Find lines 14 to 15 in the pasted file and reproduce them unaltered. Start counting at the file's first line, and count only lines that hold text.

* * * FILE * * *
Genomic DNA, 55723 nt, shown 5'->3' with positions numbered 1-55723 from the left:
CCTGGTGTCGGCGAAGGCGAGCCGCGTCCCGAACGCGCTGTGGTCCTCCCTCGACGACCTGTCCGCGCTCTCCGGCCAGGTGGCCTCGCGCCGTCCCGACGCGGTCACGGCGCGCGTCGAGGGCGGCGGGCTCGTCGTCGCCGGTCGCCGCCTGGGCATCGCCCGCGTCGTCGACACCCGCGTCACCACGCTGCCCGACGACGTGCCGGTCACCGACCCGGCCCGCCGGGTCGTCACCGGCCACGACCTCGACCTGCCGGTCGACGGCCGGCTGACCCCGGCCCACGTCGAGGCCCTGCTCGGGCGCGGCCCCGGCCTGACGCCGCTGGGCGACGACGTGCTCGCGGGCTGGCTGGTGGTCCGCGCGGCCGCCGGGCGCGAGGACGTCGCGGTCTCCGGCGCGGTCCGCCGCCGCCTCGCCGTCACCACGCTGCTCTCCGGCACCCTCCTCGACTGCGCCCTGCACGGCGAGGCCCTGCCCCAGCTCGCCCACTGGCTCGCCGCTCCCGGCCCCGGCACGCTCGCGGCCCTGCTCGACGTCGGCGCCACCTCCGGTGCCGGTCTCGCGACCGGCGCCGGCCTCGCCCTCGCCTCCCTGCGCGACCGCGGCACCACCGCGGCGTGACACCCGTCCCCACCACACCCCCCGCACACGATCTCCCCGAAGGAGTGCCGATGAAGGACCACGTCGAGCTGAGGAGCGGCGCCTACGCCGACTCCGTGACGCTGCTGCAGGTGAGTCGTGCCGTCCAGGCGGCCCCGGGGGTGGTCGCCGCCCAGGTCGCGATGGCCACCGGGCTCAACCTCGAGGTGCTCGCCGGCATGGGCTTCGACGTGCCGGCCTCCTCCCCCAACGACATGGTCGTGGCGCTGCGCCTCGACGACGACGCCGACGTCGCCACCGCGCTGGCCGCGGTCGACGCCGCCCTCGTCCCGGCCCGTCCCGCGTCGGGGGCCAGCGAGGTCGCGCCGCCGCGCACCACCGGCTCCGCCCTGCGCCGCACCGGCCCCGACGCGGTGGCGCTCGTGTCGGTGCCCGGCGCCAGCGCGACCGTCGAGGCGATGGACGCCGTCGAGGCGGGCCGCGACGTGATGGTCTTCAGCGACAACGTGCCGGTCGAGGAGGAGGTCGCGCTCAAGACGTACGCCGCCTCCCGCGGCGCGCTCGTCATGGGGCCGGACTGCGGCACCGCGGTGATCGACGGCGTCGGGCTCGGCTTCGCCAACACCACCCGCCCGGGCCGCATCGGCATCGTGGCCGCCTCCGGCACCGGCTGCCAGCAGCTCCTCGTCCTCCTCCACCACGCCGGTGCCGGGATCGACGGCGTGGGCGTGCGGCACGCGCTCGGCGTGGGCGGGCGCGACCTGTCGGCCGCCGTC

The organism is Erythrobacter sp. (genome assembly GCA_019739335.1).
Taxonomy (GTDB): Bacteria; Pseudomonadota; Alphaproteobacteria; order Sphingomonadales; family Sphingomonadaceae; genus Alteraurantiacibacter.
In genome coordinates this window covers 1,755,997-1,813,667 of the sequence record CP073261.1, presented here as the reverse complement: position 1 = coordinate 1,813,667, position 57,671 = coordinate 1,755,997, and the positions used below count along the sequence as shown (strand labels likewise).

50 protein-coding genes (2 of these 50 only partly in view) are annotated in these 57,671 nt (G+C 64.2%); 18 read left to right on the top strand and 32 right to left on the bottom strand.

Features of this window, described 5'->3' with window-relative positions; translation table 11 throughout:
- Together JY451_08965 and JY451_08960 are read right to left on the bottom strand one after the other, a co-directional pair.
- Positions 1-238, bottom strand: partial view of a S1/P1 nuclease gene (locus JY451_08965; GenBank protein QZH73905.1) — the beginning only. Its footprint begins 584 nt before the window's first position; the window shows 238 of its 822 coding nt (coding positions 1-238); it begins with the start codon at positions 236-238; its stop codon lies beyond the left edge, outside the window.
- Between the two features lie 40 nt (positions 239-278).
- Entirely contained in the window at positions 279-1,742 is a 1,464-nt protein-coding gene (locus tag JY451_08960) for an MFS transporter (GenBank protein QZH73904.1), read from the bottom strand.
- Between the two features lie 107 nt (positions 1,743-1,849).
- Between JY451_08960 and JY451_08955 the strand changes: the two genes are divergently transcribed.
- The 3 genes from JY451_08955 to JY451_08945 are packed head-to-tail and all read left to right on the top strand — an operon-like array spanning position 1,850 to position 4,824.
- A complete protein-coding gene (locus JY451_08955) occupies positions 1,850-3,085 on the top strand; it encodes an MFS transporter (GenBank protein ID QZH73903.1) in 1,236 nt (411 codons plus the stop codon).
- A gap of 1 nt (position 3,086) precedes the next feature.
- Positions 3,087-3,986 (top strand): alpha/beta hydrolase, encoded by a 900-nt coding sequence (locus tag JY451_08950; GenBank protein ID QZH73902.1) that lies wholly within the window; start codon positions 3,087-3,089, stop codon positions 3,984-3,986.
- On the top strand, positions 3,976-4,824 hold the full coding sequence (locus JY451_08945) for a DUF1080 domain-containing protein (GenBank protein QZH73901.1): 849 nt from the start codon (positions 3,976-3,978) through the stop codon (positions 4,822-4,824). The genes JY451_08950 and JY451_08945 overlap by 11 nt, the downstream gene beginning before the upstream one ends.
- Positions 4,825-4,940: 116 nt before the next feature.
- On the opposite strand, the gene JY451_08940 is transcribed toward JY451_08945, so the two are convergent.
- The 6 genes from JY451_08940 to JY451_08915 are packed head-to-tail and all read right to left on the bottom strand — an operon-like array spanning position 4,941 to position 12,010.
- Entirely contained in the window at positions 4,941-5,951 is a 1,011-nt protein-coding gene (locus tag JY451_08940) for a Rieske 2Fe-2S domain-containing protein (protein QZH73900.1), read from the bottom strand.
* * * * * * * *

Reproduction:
- The 3 genes from JY451_08955 to JY451_08945 are packed head-to-tail and all read left to right on the top strand — an operon-like array spanning position 1,850 to position 4,824.
- A complete protein-coding gene (locus JY451_08955) occupies positions 1,850-3,085 on the top strand; it encodes an MFS transporter (GenBank protein ID QZH73903.1) in 1,236 nt (411 codons plus the stop codon).